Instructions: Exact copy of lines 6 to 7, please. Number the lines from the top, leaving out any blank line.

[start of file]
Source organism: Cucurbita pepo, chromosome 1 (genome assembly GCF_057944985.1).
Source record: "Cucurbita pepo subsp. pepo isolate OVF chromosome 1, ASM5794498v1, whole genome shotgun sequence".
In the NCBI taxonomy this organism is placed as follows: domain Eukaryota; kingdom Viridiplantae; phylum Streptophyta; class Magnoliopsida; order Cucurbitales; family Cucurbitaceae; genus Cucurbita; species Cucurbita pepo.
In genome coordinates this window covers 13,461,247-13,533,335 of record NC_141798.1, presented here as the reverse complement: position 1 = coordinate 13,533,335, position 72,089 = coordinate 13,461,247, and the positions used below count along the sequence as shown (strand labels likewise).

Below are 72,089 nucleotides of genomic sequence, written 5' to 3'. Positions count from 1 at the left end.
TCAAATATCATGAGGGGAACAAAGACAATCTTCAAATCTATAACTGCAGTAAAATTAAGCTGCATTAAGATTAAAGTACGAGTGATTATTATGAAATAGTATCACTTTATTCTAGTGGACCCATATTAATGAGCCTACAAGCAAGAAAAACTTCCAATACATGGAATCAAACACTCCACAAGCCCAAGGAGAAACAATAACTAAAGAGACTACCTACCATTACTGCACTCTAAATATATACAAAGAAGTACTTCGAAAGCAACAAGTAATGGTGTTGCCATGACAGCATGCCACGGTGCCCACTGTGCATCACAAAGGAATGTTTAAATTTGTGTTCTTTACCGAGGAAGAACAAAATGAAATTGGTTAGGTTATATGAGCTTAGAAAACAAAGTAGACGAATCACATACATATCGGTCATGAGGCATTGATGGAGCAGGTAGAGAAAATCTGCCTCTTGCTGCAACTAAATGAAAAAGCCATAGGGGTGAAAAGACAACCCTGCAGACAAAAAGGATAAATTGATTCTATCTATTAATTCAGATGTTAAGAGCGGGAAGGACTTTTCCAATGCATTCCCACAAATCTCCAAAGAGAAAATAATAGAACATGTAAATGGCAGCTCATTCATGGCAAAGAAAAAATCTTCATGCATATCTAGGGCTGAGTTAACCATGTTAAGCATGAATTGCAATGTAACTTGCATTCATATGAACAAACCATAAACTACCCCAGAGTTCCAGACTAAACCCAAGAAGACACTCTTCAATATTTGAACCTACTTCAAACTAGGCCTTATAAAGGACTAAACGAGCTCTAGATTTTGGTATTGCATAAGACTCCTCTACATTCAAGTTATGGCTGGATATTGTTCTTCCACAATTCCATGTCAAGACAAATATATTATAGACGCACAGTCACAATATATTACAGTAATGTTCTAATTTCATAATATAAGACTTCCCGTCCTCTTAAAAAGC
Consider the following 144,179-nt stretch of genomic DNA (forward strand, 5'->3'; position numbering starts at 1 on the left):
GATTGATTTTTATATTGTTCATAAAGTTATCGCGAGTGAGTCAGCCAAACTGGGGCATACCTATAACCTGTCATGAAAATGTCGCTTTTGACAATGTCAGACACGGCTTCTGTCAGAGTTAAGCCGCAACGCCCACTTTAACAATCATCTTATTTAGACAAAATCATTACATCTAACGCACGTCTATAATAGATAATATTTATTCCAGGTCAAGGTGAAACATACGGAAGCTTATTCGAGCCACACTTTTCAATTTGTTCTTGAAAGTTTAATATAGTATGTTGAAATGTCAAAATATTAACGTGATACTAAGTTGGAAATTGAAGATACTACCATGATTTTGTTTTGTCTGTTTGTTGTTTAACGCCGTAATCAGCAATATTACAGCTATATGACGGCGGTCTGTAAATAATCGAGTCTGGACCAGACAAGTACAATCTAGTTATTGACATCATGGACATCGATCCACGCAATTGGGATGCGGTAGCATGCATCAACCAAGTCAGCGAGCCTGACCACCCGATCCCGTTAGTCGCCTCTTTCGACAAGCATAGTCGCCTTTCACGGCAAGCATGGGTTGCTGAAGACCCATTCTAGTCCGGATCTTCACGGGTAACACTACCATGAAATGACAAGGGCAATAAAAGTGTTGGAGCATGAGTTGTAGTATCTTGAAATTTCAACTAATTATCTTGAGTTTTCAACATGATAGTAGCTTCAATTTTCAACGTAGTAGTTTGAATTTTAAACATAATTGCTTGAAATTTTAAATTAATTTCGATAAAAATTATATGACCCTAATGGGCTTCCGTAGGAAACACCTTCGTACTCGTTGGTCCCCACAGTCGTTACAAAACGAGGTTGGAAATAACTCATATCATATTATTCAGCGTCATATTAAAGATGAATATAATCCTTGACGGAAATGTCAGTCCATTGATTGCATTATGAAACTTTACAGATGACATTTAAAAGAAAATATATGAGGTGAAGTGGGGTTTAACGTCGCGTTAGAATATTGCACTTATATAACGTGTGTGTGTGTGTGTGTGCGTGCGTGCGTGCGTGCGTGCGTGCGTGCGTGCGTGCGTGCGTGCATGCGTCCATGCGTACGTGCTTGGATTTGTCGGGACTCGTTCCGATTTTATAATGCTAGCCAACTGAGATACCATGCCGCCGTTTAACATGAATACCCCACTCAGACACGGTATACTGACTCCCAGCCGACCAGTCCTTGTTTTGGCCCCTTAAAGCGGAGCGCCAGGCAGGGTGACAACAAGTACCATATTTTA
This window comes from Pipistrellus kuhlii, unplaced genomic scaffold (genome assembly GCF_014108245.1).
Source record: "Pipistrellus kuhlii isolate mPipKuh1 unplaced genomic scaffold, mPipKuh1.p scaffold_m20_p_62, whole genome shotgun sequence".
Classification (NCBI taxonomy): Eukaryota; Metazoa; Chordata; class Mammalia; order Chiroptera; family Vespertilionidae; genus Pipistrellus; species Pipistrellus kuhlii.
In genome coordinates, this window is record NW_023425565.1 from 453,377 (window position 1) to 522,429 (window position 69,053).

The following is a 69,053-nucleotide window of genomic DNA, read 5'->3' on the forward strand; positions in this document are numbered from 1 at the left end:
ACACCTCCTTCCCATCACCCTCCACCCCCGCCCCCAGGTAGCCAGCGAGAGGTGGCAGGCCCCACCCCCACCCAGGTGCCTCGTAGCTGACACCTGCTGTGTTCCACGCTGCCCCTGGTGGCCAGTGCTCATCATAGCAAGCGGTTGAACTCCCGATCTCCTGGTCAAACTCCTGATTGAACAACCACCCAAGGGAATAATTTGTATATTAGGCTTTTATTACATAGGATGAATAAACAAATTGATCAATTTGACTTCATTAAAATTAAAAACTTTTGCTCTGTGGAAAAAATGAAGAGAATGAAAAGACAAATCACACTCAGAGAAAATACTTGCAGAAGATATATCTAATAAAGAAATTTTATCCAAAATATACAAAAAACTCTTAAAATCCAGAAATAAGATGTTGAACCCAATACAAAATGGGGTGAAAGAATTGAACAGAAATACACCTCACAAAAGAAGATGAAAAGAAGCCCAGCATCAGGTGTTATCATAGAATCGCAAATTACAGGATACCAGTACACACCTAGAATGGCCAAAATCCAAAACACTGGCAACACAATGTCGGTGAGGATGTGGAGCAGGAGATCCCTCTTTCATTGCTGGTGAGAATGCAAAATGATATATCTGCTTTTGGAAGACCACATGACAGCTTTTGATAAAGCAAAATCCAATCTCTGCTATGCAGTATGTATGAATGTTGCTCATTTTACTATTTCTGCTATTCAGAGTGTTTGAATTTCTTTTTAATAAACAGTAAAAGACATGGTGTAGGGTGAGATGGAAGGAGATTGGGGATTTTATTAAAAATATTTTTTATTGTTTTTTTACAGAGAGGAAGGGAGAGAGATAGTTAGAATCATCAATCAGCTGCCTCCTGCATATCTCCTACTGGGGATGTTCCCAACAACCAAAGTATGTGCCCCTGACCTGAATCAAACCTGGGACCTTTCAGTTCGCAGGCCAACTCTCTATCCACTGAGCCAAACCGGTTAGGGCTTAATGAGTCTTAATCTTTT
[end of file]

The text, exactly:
TCAAATATCATGAGGGGAACAAAGACAATCTTCAAATCTATAACTGCAGTAAAATTAAGCTGCATTAAGATTAAAGTACGAGTGATTATTATGAAATAGTATCACTTTATTCTAGTGGACCCATATTAATGAGCCTACAAGCAAGAAAAACTTCCAATACATGGAATCAAACACTCCACAAGCCCAAGGAGAAACAATAACTAAAGAGACTACCTACCATTACTGCACTCTAAATATATACAAAGAAGTACTTCGAAAGCAACAAGTAATGGTGTTGCCATGACAGCATGCCACGGTGCCCACTGTGCATCACAAAGGAATGTTTAAATTTGTGTTCTTTACCGAGGAAGAACAAAATGAAATTGGTTAGGTTATATGAGCTTAGAAAACAAAGTAGACGAATCACATACATATCGGTCATGAGGCATTGATGGAGCAGGTAGAGAAAATCTGCCTCTTGCTGCAACTAAATGAAAAAGCCATAGGGGTGAAAAGACAACCCTGCAGACAAAAAGGATAAATTGATTCTATCTATTAATTCAGATGTTAAGAGCGGGAAGGACTTTTCCAATGCATTCCCACAAATCTCCAAAGAGAAAATAATAGAACATGTAAATGGCAGCTCATTCATGGCAAAGAAAAAATCTTCATGCATATCTAGGGCTGAGTTAACCATGTTAAGCATGAATTGCAATGTAACTTGCATTCATATGAACAAACCATAAACTACCCCAGAGTTCCAGACTAAACCCAAGAAGACACTCTTCAATATTTGAACCTACTTCAAACTAGGCCTTATAAAGGACTAAACGAGCTCTAGATTTTGGTATTGCATAAGACTCCTCTACATTCAAGTTATGGCTGGATATTGTTCTTCCACAATTCCATGTCAAGACAAATATATTATAGACGCACAGTCACAATATATTACAGTAATGTTCTAATTTCATAATATAAGACTTCCCGTCCTCTTAAAAAGC
Consider the following 144,179-nt stretch of genomic DNA (forward strand, 5'->3'; position numbering starts at 1 on the left):